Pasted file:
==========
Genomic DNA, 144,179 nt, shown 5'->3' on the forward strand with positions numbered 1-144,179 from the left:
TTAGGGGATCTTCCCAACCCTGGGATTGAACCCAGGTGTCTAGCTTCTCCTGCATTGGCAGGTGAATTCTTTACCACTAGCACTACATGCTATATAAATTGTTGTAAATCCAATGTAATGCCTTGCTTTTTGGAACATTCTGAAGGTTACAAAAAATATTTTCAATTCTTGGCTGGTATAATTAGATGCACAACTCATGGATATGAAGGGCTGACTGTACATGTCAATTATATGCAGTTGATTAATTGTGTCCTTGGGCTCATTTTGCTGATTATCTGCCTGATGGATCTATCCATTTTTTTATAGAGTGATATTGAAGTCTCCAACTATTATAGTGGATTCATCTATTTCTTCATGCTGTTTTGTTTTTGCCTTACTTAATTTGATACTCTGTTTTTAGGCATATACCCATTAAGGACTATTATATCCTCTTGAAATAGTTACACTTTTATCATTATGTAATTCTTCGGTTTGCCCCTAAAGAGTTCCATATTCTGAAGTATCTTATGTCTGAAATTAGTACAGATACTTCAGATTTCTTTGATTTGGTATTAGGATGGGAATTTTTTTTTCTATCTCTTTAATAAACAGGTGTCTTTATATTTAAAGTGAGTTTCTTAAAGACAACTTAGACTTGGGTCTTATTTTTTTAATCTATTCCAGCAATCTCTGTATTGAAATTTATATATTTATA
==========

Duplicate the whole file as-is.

Genomic DNA, 144,179 nt, shown 5'->3' on the forward strand with positions numbered 1-144,179 from the left:
TTAGGGGATCTTCCCAACCCTGGGATTGAACCCAGGTGTCTAGCTTCTCCTGCATTGGCAGGTGAATTCTTTACCACTAGCACTACATGCTATATAAATTGTTGTAAATCCAATGTAATGCCTTGCTTTTTGGAACATTCTGAAGGTTACAAAAAATATTTTCAATTCTTGGCTGGTATAATTAGATGCACAACTCATGGATATGAAGGGCTGACTGTACATGTCAATTATATGCAGTTGATTAATTGTGTCCTTGGGCTCATTTTGCTGATTATCTGCCTGATGGATCTATCCATTTTTTTATAGAGTGATATTGAAGTCTCCAACTATTATAGTGGATTCATCTATTTCTTCATGCTGTTTTGTTTTTGCCTTACTTAATTTGATACTCTGTTTTTAGGCATATACCCATTAAGGACTATTATATCCTCTTGAAATAGTTACACTTTTATCATTATGTAATTCTTCGGTTTGCCCCTAAAGAGTTCCATATTCTGAAGTATCTTATGTCTGAAATTAGTACAGATACTTCAGATTTCTTTGATTTGGTATTAGGATGGGAATTTTTTTTTCTATCTCTTTAATAAACAGGTGTCTTTATATTTAAAGTGAGTTTCTTAAAGACAACTTAGACTTGGGTCTTATTTTTTTAATCTATTCCAGCAATCTCTGTATTGAAATTTATATATTTATA